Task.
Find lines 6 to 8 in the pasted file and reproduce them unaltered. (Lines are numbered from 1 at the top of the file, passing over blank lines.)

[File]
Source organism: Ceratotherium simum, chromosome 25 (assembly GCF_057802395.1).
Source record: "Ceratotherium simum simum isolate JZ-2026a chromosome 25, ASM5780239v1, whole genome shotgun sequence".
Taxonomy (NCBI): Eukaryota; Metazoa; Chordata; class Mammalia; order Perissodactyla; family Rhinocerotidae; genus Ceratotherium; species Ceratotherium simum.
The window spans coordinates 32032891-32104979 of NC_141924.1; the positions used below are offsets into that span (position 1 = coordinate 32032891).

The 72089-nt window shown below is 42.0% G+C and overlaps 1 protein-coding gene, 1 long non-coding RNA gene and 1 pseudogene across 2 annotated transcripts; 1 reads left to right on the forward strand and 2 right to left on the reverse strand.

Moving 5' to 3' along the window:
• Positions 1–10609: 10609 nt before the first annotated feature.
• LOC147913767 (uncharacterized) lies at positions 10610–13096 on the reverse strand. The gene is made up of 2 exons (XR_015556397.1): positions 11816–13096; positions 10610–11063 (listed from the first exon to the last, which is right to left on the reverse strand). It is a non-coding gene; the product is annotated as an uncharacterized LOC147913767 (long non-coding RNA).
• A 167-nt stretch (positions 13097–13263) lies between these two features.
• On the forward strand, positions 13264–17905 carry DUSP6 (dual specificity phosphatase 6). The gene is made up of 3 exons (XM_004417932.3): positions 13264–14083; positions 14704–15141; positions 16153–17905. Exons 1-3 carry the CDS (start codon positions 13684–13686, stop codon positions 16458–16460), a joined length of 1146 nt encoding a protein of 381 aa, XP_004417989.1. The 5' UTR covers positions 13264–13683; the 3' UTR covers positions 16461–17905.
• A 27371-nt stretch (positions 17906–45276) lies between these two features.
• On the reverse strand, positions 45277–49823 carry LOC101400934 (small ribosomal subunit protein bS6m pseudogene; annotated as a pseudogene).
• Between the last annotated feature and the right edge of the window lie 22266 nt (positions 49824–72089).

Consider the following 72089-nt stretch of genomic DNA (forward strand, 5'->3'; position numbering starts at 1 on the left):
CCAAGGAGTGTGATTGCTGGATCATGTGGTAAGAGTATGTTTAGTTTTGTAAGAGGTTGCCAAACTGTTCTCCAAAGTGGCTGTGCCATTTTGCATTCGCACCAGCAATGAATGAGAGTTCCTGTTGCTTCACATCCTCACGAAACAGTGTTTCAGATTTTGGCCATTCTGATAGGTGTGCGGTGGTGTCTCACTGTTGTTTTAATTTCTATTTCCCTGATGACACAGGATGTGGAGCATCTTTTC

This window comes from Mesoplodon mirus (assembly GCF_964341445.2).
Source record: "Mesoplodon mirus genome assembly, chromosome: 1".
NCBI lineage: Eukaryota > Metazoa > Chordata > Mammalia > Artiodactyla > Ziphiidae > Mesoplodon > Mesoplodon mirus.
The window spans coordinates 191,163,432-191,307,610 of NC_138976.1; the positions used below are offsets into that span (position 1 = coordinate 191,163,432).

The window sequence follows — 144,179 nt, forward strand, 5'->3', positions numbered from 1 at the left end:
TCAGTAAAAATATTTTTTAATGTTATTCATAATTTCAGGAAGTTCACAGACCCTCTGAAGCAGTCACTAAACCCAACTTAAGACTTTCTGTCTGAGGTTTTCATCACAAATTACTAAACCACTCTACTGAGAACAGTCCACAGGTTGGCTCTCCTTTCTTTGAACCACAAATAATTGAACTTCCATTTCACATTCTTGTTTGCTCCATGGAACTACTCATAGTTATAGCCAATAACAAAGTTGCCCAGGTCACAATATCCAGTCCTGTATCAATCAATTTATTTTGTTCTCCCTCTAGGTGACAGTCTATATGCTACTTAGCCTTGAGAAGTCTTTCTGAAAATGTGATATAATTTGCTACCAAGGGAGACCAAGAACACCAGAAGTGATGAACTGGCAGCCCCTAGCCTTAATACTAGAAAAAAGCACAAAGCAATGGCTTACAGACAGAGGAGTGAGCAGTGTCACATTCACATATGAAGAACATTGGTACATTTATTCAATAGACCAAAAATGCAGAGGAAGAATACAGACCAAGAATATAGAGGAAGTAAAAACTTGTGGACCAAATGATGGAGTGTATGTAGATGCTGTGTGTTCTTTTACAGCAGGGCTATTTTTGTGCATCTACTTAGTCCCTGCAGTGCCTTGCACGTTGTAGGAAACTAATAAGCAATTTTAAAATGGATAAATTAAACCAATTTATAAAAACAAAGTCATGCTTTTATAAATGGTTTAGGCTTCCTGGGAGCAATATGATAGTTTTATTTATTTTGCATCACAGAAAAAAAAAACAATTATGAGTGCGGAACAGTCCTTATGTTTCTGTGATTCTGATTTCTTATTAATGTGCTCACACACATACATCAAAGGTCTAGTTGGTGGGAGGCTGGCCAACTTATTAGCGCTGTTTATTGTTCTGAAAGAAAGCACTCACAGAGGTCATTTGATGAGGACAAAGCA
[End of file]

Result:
Moving 5' to 3' along the window:
• Positions 1–10609: 10609 nt before the first annotated feature.
• LOC147913767 (uncharacterized) lies at positions 10610–13096 on the reverse strand. The gene is made up of 2 exons (XR_015556397.1): positions 11816–13096; positions 10610–11063 (listed from the first exon to the last, which is right to left on the reverse strand). It is a non-coding gene; the product is annotated as an uncharacterized LOC147913767 (long non-coding RNA).